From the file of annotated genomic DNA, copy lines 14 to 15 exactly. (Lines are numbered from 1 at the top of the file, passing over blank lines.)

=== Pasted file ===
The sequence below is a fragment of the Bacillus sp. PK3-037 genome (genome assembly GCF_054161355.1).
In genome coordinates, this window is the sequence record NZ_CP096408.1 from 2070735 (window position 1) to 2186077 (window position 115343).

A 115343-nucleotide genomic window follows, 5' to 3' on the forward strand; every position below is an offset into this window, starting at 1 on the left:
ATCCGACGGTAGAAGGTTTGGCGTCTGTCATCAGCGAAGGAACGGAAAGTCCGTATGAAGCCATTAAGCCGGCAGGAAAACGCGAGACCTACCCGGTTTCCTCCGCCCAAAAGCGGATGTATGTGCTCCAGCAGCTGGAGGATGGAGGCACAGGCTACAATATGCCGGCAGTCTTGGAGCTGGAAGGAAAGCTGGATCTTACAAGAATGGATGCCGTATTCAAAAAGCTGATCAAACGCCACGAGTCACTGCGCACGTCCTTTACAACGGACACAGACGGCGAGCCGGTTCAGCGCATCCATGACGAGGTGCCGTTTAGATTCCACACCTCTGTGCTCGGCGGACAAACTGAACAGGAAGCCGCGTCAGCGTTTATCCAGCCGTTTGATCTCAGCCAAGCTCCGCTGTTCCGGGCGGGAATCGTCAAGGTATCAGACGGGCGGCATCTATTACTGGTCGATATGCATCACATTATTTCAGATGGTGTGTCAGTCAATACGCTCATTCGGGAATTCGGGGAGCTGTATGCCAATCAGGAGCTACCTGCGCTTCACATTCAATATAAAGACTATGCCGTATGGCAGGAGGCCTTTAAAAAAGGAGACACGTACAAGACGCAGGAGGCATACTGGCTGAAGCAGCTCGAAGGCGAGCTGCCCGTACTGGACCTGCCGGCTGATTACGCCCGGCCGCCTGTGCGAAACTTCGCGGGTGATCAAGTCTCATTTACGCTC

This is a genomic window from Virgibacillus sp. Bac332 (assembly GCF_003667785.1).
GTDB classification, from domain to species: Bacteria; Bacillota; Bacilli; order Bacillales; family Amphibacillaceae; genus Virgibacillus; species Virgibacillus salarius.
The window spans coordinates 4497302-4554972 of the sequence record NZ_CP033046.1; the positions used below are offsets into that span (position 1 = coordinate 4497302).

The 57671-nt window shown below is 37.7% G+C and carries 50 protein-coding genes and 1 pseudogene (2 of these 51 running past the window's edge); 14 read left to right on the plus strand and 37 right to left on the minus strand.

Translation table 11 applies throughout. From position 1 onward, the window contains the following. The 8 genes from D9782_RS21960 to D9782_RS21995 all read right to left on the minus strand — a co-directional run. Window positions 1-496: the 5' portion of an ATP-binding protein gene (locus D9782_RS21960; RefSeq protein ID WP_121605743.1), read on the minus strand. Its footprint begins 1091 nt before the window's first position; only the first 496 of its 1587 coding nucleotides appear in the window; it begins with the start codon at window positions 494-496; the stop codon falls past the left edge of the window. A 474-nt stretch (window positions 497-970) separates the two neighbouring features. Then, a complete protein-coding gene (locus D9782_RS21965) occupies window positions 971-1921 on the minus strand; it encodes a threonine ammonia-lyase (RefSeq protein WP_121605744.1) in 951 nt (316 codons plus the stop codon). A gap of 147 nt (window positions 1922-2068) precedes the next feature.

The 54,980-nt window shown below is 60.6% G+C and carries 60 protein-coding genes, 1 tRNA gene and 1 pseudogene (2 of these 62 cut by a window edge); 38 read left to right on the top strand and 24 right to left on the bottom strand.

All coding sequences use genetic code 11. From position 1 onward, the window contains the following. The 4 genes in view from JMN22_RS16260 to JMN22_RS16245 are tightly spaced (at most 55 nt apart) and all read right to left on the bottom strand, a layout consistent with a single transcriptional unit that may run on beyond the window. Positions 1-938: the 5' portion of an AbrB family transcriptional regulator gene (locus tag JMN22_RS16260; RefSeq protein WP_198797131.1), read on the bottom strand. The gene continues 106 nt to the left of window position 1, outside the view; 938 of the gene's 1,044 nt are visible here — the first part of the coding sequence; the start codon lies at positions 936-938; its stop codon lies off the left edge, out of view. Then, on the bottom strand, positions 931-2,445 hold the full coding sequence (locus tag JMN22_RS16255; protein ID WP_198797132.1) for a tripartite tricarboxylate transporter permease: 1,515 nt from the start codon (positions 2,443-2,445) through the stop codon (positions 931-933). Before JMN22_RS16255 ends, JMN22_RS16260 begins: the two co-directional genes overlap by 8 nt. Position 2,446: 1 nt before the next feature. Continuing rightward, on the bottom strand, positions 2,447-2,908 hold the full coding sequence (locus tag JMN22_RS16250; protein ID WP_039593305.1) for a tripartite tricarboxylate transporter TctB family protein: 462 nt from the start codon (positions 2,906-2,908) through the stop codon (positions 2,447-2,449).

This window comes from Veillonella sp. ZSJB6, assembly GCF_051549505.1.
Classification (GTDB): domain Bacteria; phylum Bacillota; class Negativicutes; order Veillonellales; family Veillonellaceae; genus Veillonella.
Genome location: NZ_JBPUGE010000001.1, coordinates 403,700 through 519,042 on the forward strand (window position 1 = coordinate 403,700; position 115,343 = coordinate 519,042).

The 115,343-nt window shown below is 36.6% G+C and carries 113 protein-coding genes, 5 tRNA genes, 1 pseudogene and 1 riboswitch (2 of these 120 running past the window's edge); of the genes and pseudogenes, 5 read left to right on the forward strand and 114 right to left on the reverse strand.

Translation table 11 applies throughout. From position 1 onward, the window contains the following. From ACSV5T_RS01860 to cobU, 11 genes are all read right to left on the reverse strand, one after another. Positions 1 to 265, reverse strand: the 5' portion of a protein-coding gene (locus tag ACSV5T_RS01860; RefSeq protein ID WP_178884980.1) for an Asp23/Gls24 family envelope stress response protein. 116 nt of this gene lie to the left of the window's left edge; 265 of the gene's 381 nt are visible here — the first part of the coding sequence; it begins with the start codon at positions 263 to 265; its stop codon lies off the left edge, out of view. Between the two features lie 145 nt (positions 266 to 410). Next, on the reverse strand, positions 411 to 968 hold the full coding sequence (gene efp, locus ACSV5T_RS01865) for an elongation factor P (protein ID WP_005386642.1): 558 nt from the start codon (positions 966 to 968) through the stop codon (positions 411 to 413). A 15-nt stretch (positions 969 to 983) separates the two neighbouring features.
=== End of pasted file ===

Genome location: NZ_JBPUGE010000001.1, coordinates 403,700 through 519,042 on the forward strand (window position 1 = coordinate 403,700; position 115,343 = coordinate 519,042).

The 115,343-nt window shown below is 36.6% G+C and carries 113 protein-coding genes, 5 tRNA genes, 1 pseudogene and 1 riboswitch (2 of these 120 running past the window's edge); of the genes and pseudogenes, 5 read left to right on the forward strand and 114 right to left on the reverse strand.